I’ve had a few days to reflect on my experiences at this years Future of Web Design conference here in London. This is the third or fourth year I’ve attended but unless some things change very drastically I won’t be dishing out upwards of £220 to go again.
Historically, I’ve always felt that the conference never gave any answers to the question its name poses. But, as I’ve blogged before, it didn’t really matter because there were often very useful and insightful presentations from very talented practitioners and speakers. That was enough to keep me going back wanting more year after year.
This time round, however, I didn’t feel that I got anything of true substance out of the conference. With a few notable exceptions the presentations lacked any depth or insight and on a couple of occasions the future of web design turned into a history lesson with a couple of (well known and respected) speakers delivering retrospectives on their work from the last decade. Not good enough. We attend these conferences to hear some gems of insight into what these guys and girls, who are supposedly at the top of their game, think the future will hold or at least what direction it’s heading. I’m not talking about crystal ball gazing, but a few ideas about emerging trends would slake the audience’s thirst which is derived from the very title of the conference.
In a whole eight hours of presentations not one person mentioned ideas around designing sites and services from APIs and open data. Nothing about designing for UGC. Nothing about service or utility design. Nothing about designing apps for the Air of Silverlight platform. These challenges are the future of web design. This is what’s happening out there in the wild but it seems that the very conference whose job it is to address these issues is failing. There was one presentation about designing on projects using agile methodologies which didn’t get nearly enough stage time and was levered into a dead space early on in the conference. Too many of the presentations seemed very lightweight with little substance or evidence.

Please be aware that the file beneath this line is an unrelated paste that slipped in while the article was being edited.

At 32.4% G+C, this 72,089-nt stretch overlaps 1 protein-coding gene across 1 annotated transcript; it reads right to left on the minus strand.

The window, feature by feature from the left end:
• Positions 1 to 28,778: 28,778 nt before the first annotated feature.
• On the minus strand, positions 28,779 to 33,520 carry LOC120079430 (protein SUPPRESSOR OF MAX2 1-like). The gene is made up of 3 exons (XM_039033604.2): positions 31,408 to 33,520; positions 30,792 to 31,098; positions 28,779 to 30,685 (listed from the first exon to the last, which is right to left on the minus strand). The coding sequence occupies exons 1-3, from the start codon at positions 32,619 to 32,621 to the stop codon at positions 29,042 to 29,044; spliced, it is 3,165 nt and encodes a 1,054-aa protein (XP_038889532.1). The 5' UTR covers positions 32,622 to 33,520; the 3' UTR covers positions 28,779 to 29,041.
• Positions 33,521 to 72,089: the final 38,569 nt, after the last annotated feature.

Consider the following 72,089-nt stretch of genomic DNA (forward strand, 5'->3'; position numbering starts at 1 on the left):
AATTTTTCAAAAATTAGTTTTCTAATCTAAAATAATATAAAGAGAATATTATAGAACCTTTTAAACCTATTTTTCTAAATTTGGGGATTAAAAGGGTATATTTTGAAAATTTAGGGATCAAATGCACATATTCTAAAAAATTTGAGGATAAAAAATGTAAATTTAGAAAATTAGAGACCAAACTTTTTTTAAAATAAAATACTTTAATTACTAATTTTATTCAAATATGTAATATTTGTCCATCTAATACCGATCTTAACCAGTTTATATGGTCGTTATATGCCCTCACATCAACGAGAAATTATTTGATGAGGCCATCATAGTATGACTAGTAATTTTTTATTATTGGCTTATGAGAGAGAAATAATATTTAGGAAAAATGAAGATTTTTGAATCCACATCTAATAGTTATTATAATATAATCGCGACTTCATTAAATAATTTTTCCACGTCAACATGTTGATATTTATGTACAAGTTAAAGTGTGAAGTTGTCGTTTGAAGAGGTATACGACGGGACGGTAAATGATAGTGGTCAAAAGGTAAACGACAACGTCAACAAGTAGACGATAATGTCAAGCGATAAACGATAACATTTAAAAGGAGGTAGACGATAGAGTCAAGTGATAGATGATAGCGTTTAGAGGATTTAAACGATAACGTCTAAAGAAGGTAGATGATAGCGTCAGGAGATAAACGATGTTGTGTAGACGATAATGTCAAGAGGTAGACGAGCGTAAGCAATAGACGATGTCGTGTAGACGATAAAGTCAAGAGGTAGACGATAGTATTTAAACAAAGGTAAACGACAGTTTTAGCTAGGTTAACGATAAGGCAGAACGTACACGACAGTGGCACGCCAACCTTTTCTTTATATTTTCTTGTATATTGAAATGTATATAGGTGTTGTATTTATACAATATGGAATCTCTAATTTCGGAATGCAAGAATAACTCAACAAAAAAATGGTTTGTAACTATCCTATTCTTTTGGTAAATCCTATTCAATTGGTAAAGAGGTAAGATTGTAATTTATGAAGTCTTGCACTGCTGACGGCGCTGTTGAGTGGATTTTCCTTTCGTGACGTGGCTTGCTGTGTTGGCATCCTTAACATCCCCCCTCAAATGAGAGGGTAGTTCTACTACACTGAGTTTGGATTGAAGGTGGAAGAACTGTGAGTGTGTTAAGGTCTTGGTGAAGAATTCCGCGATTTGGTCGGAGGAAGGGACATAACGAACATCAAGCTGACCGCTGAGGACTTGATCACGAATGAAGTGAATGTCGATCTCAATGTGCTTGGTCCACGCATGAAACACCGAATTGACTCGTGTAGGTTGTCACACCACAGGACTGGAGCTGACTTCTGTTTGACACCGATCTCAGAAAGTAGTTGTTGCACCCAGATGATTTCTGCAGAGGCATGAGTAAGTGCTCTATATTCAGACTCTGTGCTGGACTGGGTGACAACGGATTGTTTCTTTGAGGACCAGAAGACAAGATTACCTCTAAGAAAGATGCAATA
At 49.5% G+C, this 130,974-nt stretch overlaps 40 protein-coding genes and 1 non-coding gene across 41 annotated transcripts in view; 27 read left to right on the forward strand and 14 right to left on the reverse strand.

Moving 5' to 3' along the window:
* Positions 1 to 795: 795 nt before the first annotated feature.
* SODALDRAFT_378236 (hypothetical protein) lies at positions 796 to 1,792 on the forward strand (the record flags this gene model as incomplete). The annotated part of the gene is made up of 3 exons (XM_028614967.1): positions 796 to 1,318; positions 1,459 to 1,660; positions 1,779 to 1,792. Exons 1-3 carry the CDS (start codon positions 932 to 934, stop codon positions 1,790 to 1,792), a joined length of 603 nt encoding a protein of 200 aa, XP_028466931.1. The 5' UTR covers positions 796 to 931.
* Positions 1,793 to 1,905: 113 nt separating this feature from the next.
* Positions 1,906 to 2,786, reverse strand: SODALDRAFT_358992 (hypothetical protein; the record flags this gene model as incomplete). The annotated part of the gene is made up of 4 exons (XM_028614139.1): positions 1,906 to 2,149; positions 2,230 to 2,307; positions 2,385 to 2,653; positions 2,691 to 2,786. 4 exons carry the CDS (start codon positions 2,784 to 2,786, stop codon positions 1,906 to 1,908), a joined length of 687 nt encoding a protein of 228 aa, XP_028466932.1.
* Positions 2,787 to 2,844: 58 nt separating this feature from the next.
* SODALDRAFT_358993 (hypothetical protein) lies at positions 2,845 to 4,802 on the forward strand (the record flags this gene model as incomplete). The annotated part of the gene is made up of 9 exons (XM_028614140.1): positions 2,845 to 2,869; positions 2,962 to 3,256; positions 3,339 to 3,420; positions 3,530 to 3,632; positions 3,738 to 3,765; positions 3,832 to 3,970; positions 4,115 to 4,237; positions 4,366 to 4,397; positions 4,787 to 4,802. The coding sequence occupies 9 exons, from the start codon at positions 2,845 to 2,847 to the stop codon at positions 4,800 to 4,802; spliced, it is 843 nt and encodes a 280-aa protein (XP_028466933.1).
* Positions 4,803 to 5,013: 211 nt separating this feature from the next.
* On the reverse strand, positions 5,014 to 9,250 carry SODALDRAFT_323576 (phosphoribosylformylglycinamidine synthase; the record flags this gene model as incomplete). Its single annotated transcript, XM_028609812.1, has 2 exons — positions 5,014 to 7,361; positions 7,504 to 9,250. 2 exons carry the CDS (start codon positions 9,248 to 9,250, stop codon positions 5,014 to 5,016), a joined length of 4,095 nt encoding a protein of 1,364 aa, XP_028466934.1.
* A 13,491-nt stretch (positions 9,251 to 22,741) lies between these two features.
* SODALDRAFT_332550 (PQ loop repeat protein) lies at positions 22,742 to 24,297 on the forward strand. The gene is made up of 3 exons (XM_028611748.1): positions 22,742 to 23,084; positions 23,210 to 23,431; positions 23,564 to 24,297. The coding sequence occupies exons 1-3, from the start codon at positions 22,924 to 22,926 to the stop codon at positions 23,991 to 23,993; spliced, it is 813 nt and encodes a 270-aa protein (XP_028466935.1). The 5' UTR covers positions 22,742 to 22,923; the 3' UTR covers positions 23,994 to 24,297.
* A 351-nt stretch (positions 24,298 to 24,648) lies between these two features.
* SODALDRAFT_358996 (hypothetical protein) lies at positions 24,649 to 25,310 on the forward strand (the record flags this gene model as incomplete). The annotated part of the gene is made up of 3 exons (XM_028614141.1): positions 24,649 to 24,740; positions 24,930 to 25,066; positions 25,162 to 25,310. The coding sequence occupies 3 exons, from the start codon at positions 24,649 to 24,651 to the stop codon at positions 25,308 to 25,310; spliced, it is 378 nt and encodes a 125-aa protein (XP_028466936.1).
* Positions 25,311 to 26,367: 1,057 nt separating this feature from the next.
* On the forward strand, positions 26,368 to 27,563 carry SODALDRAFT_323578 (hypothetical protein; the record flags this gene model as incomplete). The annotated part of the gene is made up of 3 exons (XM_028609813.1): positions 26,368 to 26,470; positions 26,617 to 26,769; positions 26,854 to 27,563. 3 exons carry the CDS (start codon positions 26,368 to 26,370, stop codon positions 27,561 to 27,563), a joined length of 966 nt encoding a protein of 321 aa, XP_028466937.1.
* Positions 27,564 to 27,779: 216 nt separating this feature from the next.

Having said all that, there were a couple of notable exceptions – presentations which exhibited a great deal of preparation on the part of the speaker. Mark Boulton‘s talk on web typography was knowledgeable, insightful and he showed feeling, passion and opinion towards his subject matter. Molly Holzschlag, similarly, displayed great passion about web standards, but did drift towards web development. And Robin Christopherson gave a superb demonstration of the frustrations of browsing the web with a screen reader.
But these were scant compensation for the failings of the rest of the conference. And judging by my Twitter search stream at the time (#FOWD) and retweets of my own comments, there were genuine pockets of disappointment around the room throughout the day.
How to mend this broken conference? Well, better briefing of the speakers would help. Allowing them to present a re-hashed agency creds. presentation is lamentable. And, if you get a print designer to talk to a room full of digital folk they better have something really interesting to say and not just hide behind some nicely designed slides.
If this conference is to work long-term then I feel they should get the direction right or change the name. The web is a tremendously exciting place to be working at the moment with an incredibly exciting future. We have the conference to celebrate this. What we seem to be lacking are the speakers.